Hitachi Consulting wanted to practice what it preached when it came to carbon management software.
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The SAP systems integrator, which has been implementing SAP sustainability software at customer sites, implemented SAP Carbon Impact software in January to help with its goal of reducing its carbon footprint, according to Robert Farris, vice president for environmental sustainability software at Hitachi.
"Specifically, we've got targets to reduce our footprint by 100 million metric tons per year of greenhouse gas emissions," Farris said.
Hitachi Consulting, the business and IT consulting company of Hitachi Ltd., is also aiming to join the EPA Climate Leaders program, an industry-government partnership that works with organizations to develop comprehensive climate change strategies. Hitachi Consulting had to determine its overall environmental footprint in order to join the program, Farris said.
Carbon Impact is the new name for Clear Standards, the carbon management software SAP acquired in early 2009. While many organizations use spreadsheets, SAP Carbon Impact provides companies with reporting and tracking tools for carbon footprints and greenhouse gas (GHG) emissions. The application is part of SAP's portfolio of sustainability solutions, which also includes Performance Management; Risk Management; Sustainability Analytics; Environment, Health and Safety (EHS) Management; and Green IT.
SAP wouldn't disclose the number of companies currently using SAP Carbon Impact.
Organizations can use the tool to measure and compare carbon intensity across operations, establish reduction targets and then execute on what they consider to be the most effective abatement strategies.
"Companies are looking at going beyond reporting to understanding that they need to reduce their carbon footprint due to regulation or because they recognize that the carbon footprint represents inefficiency in their system," said Scott Bollick, vice president of sustainability strategy at SAP.
Hitachi Consulting began implementing the tool and underwent initial training in January, which included 60 hours of day-long training, administered by SAP instructors.
Hitachi didn't automatically decide on SAP. The company looked at several options, which were at startup companies, according to Val Haskell, director at Hitachi Consulting in the Environmental Sustainability Solutions practice. But going with SAP eliminated the risk involved with a startup, which might not be around a few years from now.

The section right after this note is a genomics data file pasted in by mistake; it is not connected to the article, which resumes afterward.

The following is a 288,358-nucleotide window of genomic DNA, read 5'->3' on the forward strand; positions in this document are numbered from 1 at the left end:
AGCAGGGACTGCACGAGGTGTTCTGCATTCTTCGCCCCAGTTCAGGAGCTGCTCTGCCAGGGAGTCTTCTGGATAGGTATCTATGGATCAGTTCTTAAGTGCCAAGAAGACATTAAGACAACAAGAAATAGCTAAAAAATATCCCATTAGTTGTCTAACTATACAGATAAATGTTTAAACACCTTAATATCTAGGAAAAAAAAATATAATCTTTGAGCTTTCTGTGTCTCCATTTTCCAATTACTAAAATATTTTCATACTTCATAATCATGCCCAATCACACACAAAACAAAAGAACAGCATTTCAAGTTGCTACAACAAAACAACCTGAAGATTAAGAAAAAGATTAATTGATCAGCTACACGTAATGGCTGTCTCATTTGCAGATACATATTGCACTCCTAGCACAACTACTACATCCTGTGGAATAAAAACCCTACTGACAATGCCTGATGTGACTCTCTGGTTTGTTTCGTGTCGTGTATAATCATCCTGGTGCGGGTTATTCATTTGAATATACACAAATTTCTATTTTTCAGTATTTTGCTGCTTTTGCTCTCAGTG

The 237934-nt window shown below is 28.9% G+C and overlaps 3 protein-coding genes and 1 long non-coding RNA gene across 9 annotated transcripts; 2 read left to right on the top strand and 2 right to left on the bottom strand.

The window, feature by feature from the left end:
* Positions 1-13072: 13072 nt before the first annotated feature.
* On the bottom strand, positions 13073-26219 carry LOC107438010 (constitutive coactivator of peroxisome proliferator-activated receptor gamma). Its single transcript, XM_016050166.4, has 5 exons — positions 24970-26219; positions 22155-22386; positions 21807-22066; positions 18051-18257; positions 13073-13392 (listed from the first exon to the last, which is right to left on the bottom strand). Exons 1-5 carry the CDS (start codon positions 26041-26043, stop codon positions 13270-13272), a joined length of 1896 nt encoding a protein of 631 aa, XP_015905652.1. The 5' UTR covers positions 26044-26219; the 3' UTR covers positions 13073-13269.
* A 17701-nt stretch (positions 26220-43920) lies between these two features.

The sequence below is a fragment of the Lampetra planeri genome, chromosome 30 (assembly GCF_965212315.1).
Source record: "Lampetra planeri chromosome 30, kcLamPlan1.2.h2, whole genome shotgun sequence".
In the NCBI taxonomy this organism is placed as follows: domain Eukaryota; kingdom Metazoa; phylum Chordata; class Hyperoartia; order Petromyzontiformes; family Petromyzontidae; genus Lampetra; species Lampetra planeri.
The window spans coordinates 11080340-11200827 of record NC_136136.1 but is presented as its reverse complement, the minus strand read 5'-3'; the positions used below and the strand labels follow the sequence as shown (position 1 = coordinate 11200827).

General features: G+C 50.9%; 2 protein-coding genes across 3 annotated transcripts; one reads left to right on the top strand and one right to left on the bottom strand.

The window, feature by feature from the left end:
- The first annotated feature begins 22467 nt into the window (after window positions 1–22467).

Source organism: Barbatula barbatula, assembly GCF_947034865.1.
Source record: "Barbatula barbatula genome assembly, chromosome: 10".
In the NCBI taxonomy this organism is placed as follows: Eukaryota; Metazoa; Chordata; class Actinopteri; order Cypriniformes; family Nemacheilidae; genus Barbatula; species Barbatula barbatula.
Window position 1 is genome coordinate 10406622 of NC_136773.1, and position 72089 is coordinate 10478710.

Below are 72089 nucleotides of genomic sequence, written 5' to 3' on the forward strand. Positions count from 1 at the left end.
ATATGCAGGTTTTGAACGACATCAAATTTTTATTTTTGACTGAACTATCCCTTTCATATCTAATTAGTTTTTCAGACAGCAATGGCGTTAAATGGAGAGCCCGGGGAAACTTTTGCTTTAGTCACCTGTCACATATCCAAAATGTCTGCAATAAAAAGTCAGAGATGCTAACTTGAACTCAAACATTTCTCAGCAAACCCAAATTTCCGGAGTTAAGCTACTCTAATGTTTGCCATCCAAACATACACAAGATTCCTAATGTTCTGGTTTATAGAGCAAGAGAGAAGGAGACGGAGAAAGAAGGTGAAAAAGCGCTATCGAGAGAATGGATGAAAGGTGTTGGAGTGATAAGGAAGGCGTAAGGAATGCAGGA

Hitachi found an added benefit in the fact that Carbon Impact is an on-demand product, Farris added.
"The fact that it's a SaaS tool was attractive to us because we run a lot of our services that way," he said.
The on-demand model translated to a quick deployment. In total, it took Hitachi Consulting six to seven weeks from initial training to the go-live, Farris said.
Before buying software, however, organizations need to have a handle on all the data around calculating a carbon footprint, Bollick said. And that can be challenging.
"For those companies that haven't put in place anything for collecting data, obviously it's going to take longer," he said. "I would encourage companies to establish their carbon footprint as they're beginning to use the software."
Hitachi Consulting already tracked data related to company travel and air miles, which accounted for a large portion of its carbon footprint.
"We were able to calculate miles flown and able to translate that into greenhouse gas emissions," Farris said.
The amount of travel-related data was too large to fit into Carbon Impact all at once, however, forcing Hitachi to aggregate it. The travel data was the only data the group had to aggregate when implementing Carbon Impact.
"It was a really good exercise for us and for SAP because they realized that as more people used this tool, there would be larger data sets [going in]," Haskell said.
Hitachi also faced a speed bump in trying to get data from the landlords that lease out offices to Hitachi Consulting throughout the country. The goal, Farris and Haskell said, was to capture data for whatever the offices were using, including electricity, natural gas and water. The group had to retrieve the data for the entire building in which each office was located, then pro-rate the data to figure out what applied to Hitachi's office, Haskell said.
That process was relatively painless, as it took only a short while to filter that data into the system.
"Once we got that, we were virtually ready to go at the end of March," Haskell said. "We went live about two or three weeks later."
Users can expect to see this become easier down the road, as the software will be updated as regulations and carbon-related data requirements will continue to change.
"This is one of those areas where rapid innovation is important, and why we're keeping this as an on-demand platform," Bollick said. "You're going to continue to see rapid innovation on Carbon Impact."
There have been no problems with the tool so far, Farris said. Any additional challenges they may run into could be addressed by SAP folks who are assigned to Hitachi Consulting for troubleshooting.
Currently, Hitachi Consulting is the only company within Hitachi Ltd. that has implemented the software. But Haskell and Farris said they are hoping to set an example for the larger organization both in the U.S. and abroad.
"It's very easy to use," Haskell said. "It's very visually appealing."
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